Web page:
By: Dan Weil
It’s not just in the halls of Congress where abortion opponents are advancing their agendas.
At least 11 states have passed laws this year regulating or restricting abortions, and bills have passed at least one house of the legislature in four others, The New York Times reports.
Arizona has banned reimbursement for abortions in the state employees’ health plan, while Nebraska has banned all abortions after 20 weeks, arguing that at that point, the fetus can feel pain.
Just last week, Republican Mississippi Gov. Haley Barbour Mississippi signed a bill forbidding insurers from covering abortion in the new insurance exchanges created by the healthcare reform law.
And the Oklahoma legislature overrode Democratic Gov. Brad Henry’s veto of a bill making doctors who perform abortions answer 38 questions about each procedure, including the women’s reasons for having an abortion.
“Ninety percent of pro-life legislation happens at the states,” Daniel McConchie, vice president for government affairs at anti-abortion group Americans United for Life, told The New York Times.
“While Congress is the main focus of attention for so many people in the country, state legislatures have greatest impact on daily lives, and life-related legislation is no exception.”
Much of this year’s activity stems from the 2007 U.S. Supreme Court decision upholding a federal ban on partial-birth abortions, which gave the states more room to curtail abortion.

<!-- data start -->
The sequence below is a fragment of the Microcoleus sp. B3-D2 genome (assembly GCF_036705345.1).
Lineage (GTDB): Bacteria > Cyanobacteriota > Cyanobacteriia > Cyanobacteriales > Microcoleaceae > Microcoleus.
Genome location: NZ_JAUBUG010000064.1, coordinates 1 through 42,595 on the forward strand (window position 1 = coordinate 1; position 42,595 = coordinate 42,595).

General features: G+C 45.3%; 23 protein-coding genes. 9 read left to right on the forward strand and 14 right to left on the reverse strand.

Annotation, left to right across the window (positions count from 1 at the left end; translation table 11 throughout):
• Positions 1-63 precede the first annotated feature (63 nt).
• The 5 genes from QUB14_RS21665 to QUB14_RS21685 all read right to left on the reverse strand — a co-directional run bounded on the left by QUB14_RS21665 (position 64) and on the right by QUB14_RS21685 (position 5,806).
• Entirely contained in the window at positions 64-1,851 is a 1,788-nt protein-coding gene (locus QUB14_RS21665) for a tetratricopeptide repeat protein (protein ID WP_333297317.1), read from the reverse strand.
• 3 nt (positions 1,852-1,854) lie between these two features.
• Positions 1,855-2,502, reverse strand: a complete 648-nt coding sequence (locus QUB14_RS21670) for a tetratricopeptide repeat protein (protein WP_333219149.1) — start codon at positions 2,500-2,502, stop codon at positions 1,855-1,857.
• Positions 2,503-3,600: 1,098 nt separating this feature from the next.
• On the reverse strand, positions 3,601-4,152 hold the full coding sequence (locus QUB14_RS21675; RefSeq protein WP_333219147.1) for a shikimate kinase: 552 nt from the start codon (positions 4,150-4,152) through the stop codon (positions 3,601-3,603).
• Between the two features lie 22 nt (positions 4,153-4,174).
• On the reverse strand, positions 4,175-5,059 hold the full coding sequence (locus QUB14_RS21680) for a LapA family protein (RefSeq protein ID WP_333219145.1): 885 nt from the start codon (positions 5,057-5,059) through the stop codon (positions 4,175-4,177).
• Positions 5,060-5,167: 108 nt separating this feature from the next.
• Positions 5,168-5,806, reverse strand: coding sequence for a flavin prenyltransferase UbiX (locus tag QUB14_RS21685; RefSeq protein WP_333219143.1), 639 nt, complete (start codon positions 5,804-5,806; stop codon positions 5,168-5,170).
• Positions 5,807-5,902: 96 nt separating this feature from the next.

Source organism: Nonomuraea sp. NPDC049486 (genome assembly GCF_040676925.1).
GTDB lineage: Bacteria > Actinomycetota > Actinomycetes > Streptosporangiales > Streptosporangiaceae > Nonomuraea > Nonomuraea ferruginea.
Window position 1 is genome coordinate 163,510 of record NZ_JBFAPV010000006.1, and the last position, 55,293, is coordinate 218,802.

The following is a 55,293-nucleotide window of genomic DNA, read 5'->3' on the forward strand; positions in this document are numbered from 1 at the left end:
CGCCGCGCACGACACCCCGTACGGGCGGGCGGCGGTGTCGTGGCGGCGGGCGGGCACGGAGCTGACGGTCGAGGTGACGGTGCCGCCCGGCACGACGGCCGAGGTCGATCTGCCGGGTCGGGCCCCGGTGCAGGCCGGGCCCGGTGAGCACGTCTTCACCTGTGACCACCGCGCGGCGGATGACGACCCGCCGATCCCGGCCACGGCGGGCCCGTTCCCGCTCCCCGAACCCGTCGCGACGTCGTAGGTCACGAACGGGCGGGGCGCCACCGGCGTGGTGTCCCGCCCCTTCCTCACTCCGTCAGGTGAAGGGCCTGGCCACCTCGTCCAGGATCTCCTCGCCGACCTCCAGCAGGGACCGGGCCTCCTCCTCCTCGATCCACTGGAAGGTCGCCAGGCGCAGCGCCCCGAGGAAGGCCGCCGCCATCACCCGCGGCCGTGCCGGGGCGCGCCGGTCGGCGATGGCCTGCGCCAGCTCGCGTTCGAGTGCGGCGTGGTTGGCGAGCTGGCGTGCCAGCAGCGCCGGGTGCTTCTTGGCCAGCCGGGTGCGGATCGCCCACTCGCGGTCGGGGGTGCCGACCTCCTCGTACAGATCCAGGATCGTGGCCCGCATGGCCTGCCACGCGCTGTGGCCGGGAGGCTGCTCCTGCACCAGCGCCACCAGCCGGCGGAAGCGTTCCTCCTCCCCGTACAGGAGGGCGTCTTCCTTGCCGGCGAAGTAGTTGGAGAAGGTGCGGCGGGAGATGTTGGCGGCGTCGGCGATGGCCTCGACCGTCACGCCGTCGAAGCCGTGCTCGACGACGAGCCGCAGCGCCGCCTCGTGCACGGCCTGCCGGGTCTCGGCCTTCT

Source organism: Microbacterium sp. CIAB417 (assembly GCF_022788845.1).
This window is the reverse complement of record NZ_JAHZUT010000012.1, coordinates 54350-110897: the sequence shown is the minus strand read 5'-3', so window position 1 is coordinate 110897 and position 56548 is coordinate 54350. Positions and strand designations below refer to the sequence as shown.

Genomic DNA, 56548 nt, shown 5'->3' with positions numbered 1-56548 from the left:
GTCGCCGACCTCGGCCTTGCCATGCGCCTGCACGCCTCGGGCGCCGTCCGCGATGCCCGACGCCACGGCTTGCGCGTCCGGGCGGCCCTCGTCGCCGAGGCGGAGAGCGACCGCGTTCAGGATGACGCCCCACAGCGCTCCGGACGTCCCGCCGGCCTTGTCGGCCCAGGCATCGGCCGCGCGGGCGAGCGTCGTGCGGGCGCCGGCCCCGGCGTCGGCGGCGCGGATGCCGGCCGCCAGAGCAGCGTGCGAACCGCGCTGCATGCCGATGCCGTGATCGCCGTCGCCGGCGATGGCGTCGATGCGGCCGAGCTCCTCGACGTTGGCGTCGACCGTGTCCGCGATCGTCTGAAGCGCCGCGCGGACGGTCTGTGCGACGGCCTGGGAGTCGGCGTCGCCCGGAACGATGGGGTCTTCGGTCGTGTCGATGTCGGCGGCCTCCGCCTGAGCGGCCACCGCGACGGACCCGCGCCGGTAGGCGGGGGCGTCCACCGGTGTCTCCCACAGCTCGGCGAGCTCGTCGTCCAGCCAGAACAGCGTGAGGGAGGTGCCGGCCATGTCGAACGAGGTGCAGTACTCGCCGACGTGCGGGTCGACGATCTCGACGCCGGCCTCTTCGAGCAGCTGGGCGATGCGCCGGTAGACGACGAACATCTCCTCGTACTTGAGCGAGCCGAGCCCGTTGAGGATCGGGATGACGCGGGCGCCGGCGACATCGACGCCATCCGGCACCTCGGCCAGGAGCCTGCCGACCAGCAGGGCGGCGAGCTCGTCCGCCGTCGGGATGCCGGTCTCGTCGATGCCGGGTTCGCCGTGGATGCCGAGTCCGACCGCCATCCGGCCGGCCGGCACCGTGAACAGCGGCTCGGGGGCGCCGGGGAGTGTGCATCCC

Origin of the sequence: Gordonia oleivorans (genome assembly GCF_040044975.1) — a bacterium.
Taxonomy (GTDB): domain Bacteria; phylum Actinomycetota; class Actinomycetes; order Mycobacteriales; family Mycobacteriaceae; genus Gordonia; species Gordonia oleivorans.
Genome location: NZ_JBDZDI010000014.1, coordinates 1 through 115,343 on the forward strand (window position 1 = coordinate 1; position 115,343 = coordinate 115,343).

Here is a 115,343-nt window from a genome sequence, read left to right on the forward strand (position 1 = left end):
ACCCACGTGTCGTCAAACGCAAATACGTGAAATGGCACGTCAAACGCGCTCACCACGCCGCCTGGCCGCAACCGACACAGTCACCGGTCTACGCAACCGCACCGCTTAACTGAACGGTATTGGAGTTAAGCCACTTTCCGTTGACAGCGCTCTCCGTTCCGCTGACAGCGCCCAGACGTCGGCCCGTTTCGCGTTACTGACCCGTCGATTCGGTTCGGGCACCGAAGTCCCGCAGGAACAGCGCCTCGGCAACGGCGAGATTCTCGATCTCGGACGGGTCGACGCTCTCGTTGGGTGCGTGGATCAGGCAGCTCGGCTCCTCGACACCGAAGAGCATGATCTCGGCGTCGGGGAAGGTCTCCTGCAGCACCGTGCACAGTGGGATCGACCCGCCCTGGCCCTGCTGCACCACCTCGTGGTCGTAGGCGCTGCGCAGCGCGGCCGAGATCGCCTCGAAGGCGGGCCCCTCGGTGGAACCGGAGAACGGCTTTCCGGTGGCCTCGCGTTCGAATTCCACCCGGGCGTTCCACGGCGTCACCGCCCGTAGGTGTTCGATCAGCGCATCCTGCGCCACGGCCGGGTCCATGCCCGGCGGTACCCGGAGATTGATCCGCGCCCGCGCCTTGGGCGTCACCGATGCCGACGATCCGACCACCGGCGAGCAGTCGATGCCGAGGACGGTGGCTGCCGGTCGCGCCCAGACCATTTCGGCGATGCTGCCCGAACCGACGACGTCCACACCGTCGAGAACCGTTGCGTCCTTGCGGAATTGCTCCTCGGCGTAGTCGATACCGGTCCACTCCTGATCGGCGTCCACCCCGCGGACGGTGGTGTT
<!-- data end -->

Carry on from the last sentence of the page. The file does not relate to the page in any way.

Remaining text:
About 370 state bills regulating abortion were introduced in 2010, compared with about 350 in each of the previous five years, and 250 a year in the early 1990s, according to the Guttmacher Institute, a research organization that supports abortion rights.
At least 24 of this year’s bills have passed, and the final total may reach the 2005 peak of 34, Elizabeth Nash, a public policy associate at the institute, told The Times.
“The right-to-life folks are seeing just how far they can push things,” Joseph Dellapenna, an abortion expert at Villanova University law school, told the paper.
It’s “almost a certainty” that the Supreme Court will ultimately review one of the new laws, he says.
“It could turn out they can push things a lot farther than people think, or, it could not.”
The anti abortion cause may gain ground in Congress too. A bipartisan bill has been introduced to eliminate any chance of federal funding for abortion under the new healthcare law.